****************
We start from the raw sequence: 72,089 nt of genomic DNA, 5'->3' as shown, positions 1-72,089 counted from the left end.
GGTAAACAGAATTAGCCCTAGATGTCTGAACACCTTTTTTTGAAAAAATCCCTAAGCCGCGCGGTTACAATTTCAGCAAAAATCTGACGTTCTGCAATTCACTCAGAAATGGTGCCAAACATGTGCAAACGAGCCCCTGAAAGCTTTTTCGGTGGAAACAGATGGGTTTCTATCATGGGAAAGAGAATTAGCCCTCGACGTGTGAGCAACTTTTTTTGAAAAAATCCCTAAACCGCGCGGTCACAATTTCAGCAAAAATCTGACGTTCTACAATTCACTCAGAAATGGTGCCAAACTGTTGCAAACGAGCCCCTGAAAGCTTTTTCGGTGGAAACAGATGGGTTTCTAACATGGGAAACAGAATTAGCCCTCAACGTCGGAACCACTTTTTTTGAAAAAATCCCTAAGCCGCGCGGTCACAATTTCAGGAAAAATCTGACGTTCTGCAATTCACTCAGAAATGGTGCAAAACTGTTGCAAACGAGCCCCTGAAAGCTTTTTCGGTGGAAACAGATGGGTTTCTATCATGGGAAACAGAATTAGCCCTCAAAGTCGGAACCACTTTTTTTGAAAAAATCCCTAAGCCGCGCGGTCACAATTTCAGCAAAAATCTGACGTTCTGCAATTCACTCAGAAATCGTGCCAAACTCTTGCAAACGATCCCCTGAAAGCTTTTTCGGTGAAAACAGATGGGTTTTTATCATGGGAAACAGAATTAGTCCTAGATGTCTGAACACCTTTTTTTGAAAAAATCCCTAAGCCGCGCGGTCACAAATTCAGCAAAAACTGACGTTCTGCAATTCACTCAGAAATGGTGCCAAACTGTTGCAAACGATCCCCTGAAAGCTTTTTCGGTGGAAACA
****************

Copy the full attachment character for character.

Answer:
We start from the raw sequence: 72,089 nt of genomic DNA, 5'->3' as shown, positions 1-72,089 counted from the left end.
GGTAAACAGAATTAGCCCTAGATGTCTGAACACCTTTTTTTGAAAAAATCCCTAAGCCGCGCGGTTACAATTTCAGCAAAAATCTGACGTTCTGCAATTCACTCAGAAATGGTGCCAAACATGTGCAAACGAGCCCCTGAAAGCTTTTTCGGTGGAAACAGATGGGTTTCTATCATGGGAAAGAGAATTAGCCCTCGACGTGTGAGCAACTTTTTTTGAAAAAATCCCTAAACCGCGCGGTCACAATTTCAGCAAAAATCTGACGTTCTACAATTCACTCAGAAATGGTGCCAAACTGTTGCAAACGAGCCCCTGAAAGCTTTTTCGGTGGAAACAGATGGGTTTCTAACATGGGAAACAGAATTAGCCCTCAACGTCGGAACCACTTTTTTTGAAAAAATCCCTAAGCCGCGCGGTCACAATTTCAGGAAAAATCTGACGTTCTGCAATTCACTCAGAAATGGTGCAAAACTGTTGCAAACGAGCCCCTGAAAGCTTTTTCGGTGGAAACAGATGGGTTTCTATCATGGGAAACAGAATTAGCCCTCAAAGTCGGAACCACTTTTTTTGAAAAAATCCCTAAGCCGCGCGGTCACAATTTCAGCAAAAATCTGACGTTCTGCAATTCACTCAGAAATCGTGCCAAACTCTTGCAAACGATCCCCTGAAAGCTTTTTCGGTGAAAACAGATGGGTTTTTATCATGGGAAACAGAATTAGTCCTAGATGTCTGAACACCTTTTTTTGAAAAAATCCCTAAGCCGCGCGGTCACAAATTCAGCAAAAACTGACGTTCTGCAATTCACTCAGAAATGGTGCCAAACTGTTGCAAACGATCCCCTGAAAGCTTTTTCGGTGGAAACA